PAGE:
VIBE’s 2012 Sexy Issue Cover Story

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Kandi, you have a knack for staying on the outskirts of the drama. Do you ever feel like Halle Berry in Gothika: the sane person stuck in an asylum?

Kandi: I’m just doing me. It takes a lot to push my buttons. That’s just who I am.

Tamar: Everybody’s not popolicious.

And why are you so “popolicious,” Tamar?

Tamar: I’m not like that with my girlfriends, though. If we’re all out, I’m more outgoing, more fun. I’m not poppin’ off. I’m just not gonna mess up my face [laughs]. But on the series [spin-off] with [my husband] Vince, you’ll see me in a friendship setting. I’m just as passionate. I’m not just gonna fight. I’m not gonna be a donkey. I’m definitely gonna give you my opinion because I feel like that’s why you love me.

Chrissy: I was easily angered because I signed up for something that was supposed to be about girl power and women embracing each other in this crazy world of hip-hop. I thought it was gonna be more of a support thing instead of Gladiators. They would always bring somebody to challenge me. I would knock ’em down and they would bring somebody else.

So you’re saying the producers orchestrated the violence?


Chrissy:
Absolutely. They would go as far as telling the new girl, “Chrissy thinks she’s Queen Bee around here so we need you to step up because nobody here has a strong enough personality. We need you to shut it down.” They were feeding people this negative energy from the door. I have no reason to lie.

Kandi: If [the producers] know this person and that person don’t get along, they’ll be like, “Okay, we want you guys to go to lunch.” They know if they have a conversation about what’s going on, something’s gonna jump off. But nobody can make you physically punch somebody in the face. We end up doing that to ourselves from people being real disrespectful in the way they’re speaking to each other, pointing fingers all in people’s faces. Some people just can’t take that.

On the flipside, people can’t see the producers setting you up. Do you guys ever feel regret?

Chrissy: Absolutely. It’s like, why did I let them get me that angry? It’s compromising to your soul because I didn’t sign up for this, but I’ll be damned if I’m gonna allow somebody to make a fool of me because the cameras are rolling.

Evelyn: I do and [the bottle incident] was one of those things where I was like, “That was wrong.” The producers of the show could have edited that out but I take full responsibility. I mean, [Kenya] has kids at home.

Evelyn, does your daughter watch the show?

Evelyn: Yes, but if you know my daughter, you’ll know she doesn’t care about any of that. She’s very independent. She knows who mom is. And to her, mom is a character on a television show. [My daughter] knows that side of me because she’s seen both sides. The world hasn’t. But I take full responsibility for everything that I’ve done. It’s all me.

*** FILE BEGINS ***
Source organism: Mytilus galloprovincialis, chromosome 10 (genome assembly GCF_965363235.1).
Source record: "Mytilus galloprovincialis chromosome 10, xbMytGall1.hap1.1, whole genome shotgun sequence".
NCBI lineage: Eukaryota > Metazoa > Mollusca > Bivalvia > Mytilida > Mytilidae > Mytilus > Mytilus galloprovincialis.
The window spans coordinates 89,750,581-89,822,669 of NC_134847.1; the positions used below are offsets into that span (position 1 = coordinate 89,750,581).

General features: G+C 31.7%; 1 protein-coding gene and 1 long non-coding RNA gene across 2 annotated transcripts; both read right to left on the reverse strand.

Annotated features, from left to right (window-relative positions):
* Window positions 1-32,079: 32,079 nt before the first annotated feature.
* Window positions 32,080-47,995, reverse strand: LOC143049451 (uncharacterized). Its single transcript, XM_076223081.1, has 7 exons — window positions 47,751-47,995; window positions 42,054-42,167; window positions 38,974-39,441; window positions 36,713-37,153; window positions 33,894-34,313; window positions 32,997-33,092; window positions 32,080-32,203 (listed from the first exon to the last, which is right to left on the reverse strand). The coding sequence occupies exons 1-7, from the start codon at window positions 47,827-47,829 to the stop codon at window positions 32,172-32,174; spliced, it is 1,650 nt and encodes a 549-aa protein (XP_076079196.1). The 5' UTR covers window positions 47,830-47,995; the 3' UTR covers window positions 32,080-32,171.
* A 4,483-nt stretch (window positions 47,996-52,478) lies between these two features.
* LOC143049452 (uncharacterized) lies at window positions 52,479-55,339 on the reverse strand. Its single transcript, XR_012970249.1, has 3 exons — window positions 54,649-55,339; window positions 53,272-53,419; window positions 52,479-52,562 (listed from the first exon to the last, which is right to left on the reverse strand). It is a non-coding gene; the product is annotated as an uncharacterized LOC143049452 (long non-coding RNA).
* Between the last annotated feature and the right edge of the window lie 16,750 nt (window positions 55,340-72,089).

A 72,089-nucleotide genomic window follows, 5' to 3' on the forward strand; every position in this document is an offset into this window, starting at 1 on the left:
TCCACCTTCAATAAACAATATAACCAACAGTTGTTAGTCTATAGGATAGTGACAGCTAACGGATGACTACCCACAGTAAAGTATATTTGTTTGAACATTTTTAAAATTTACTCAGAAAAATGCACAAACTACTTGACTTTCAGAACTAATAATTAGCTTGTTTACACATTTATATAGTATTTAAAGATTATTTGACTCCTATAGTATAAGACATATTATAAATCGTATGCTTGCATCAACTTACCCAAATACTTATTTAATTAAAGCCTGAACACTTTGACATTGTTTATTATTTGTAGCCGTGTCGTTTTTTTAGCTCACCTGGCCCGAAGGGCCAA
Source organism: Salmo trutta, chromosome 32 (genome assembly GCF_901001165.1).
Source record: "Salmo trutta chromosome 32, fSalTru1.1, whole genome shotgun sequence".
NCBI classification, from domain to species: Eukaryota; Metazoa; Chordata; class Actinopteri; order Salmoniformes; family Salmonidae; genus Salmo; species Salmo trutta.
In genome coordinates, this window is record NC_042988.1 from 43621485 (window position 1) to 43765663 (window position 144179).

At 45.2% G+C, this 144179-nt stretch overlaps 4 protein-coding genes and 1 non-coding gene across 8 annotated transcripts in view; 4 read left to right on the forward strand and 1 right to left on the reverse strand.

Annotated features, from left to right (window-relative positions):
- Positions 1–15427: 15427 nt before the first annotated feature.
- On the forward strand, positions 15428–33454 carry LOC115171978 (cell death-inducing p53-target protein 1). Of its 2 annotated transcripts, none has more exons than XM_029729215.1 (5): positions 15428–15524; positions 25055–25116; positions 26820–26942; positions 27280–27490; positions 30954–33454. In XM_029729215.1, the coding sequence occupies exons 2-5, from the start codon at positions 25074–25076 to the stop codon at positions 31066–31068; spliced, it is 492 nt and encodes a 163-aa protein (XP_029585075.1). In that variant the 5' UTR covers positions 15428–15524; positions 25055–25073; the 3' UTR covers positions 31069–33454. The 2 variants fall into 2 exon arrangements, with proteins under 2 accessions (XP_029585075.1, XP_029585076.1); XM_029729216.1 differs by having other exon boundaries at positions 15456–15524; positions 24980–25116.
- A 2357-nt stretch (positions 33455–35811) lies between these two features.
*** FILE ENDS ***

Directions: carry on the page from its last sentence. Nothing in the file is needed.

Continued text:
Tamar: This is what I’m saying—it’s not negative, because she learned from it. The beautiful part about it is that somebody can watch it and not make the same mistake. ’Cause sometimes when I watch Kandi, I wish I could be more like her. You’re never like, “Pop, pop, pop!”

Kandi: It takes a lot not to. The reason why I can be [so drama-free] on my show is that I wasn’t friends with [my castmates] before I got on the show. So anything they said didn’t matter to me. Tamar, you’re around your family, so you care.

Tamar: I mean, this is me, but if you family—cousin, brother, mother—you come at me crazy and I’m gon’ jump at you crazy.

Do any of you see yourselves as role models?

Chrissy: I guess if somebody is afraid to speak their mind and wanna stand up for themselves, then yes. I want people to realize that they can have whatever they want. You can be respected in your relationship exactly the way you want to be. It’s up to you to go get it. Some of the stuff is a little heavy, but you’re not going to be exposed to crazy situations in life just by watching reality TV. You can go to the corner store and see crazy shit going on. You can go to school and see crazy shit. Don’t put it all on me.

Kandi: You would never imagine how many people come up to me on the street: “How could you be a part of that? It’s a disgrace to Black people.” I’m on a show called Real Housewives and I’m not married so I guess I represent single mothers out there who are handling their business and trying to take things to the next level. So when people say, “You shouldn’t be on the show, it’s like, “Well, who do you want to go on there? More people you don’t like?”

Evelyn: As a parent I didn’t raise my daughter to look up to somebody on TV as a role model. I want her to look up to her mother, her family as role models. Also, I have nieces who watch the show and love it. So I’m stuck between a rock and a hard place because I’m being me but now I’m coming to the realization that I can’t do… I wouldn’t want my nine-year-old watching this, but their parents do. So I said to myself recently, “Young girls are watching the show. I really need to check myself.” Before reality TV was what it was, I had full control over my daughter’s television because you never know what they’re showing. Every parent isn’t like that. It’s not for me to judge but we’re talking a lot about sex; sometimes there are sexy scenes. I think it’s a little inappropriate, but regardless, I don’t think children should be looking up to reality TV stars as role models.

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